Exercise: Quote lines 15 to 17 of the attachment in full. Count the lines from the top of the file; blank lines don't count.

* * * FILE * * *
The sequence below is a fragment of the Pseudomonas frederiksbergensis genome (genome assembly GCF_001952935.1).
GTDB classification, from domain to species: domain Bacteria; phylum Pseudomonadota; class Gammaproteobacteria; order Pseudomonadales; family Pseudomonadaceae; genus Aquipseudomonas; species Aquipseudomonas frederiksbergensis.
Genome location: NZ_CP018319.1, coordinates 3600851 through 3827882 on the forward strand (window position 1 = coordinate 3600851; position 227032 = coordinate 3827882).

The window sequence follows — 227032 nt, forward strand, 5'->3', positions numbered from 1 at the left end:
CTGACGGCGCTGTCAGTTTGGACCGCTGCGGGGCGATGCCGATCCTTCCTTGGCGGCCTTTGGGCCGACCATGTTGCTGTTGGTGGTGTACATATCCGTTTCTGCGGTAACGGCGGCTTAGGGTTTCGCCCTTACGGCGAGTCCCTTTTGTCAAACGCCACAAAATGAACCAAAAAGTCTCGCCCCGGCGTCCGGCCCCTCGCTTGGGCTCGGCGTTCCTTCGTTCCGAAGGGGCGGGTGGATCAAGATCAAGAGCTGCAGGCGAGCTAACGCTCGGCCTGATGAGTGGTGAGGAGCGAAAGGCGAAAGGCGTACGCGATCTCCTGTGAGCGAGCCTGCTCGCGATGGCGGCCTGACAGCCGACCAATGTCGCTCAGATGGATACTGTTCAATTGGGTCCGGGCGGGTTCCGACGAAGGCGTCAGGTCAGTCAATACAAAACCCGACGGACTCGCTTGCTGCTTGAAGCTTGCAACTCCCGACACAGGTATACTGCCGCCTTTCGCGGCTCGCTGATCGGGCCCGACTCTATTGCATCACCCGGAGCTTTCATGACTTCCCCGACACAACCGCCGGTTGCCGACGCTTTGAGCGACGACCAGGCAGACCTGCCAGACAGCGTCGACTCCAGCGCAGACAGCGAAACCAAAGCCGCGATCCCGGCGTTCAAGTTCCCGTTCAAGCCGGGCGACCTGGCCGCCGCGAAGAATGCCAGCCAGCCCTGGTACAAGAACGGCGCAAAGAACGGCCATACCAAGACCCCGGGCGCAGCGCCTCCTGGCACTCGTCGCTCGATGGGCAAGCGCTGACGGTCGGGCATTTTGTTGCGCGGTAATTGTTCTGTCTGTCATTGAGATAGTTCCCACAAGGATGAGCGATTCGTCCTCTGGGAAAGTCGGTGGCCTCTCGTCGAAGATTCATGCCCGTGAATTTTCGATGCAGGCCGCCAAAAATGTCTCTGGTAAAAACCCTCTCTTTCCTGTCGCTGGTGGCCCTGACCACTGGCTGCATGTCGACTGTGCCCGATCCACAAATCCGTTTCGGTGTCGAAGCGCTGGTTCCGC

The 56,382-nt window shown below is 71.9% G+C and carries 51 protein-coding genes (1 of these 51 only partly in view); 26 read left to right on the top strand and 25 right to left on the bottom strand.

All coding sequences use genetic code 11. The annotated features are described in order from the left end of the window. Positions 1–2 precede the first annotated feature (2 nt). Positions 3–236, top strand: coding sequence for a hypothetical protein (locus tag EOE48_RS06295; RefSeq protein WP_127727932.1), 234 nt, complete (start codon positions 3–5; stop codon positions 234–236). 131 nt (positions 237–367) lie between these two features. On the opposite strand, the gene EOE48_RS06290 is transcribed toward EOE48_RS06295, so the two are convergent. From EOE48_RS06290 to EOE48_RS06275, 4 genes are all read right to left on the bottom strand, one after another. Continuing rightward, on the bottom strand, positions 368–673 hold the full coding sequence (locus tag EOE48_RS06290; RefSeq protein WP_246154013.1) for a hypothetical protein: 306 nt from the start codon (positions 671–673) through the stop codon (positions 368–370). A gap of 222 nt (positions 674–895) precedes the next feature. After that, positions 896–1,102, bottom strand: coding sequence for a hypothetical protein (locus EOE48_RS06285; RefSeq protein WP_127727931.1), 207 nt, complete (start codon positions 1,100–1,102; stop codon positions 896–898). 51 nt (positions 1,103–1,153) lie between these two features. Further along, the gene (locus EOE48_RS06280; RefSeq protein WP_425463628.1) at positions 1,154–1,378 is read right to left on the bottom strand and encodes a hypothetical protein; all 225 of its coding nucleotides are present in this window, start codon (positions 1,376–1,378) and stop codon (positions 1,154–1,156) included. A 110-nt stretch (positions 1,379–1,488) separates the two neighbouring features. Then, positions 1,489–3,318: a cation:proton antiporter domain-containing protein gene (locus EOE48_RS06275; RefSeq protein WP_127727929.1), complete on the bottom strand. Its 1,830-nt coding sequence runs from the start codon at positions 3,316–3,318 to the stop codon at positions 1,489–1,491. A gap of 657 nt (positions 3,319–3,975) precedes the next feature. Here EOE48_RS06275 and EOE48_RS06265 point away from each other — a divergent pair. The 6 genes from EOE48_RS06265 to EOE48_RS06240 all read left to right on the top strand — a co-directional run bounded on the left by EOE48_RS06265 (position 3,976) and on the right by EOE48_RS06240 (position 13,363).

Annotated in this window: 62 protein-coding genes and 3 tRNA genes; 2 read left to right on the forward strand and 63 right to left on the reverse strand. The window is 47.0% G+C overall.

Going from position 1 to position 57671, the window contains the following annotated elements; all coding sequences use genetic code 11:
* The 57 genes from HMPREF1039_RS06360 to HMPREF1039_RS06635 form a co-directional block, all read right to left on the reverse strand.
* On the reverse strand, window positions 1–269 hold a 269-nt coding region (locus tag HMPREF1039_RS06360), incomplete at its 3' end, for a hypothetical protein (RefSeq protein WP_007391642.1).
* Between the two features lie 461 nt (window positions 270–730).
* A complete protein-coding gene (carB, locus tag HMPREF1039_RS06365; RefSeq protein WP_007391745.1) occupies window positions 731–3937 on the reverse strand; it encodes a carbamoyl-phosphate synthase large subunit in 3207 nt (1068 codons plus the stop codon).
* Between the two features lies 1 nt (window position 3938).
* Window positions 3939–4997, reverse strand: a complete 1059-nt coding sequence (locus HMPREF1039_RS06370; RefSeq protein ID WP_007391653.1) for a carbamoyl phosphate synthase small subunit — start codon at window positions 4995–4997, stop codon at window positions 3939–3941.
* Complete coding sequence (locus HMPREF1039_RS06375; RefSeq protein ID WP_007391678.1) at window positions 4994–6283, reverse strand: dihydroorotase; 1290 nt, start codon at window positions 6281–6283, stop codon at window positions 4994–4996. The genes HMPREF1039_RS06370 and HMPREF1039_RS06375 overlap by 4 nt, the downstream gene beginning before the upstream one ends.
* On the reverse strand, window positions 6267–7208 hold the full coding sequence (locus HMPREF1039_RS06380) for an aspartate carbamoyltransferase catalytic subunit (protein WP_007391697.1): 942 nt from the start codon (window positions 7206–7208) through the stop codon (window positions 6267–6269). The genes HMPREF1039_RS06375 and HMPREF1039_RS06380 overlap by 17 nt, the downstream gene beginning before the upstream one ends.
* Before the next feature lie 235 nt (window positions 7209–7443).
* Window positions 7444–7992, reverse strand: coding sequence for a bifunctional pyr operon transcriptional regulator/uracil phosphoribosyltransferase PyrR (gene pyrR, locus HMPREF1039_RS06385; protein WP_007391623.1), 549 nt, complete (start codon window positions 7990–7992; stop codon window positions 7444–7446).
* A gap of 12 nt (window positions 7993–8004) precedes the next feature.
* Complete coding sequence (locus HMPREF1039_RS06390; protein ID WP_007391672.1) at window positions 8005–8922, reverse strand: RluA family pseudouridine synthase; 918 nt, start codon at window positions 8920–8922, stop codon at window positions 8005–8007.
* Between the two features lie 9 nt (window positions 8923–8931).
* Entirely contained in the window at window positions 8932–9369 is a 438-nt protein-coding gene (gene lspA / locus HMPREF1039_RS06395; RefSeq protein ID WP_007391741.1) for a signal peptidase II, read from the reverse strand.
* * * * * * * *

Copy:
* Window positions 3939–4997, reverse strand: a complete 1059-nt coding sequence (locus HMPREF1039_RS06370; RefSeq protein ID WP_007391653.1) for a carbamoyl phosphate synthase small subunit — start codon at window positions 4995–4997, stop codon at window positions 3939–3941.
* Complete coding sequence (locus HMPREF1039_RS06375; RefSeq protein ID WP_007391678.1) at window positions 4994–6283, reverse strand: dihydroorotase; 1290 nt, start codon at window positions 6281–6283, stop codon at window positions 4994–4996. The genes HMPREF1039_RS06370 and HMPREF1039_RS06375 overlap by 4 nt, the downstream gene beginning before the upstream one ends.
* On the reverse strand, window positions 6267–7208 hold the full coding sequence (locus HMPREF1039_RS06380) for an aspartate carbamoyltransferase catalytic subunit (protein WP_007391697.1): 942 nt from the start codon (window positions 7206–7208) through the stop codon (window positions 6267–6269). The genes HMPREF1039_RS06375 and HMPREF1039_RS06380 overlap by 17 nt, the downstream gene beginning before the upstream one ends.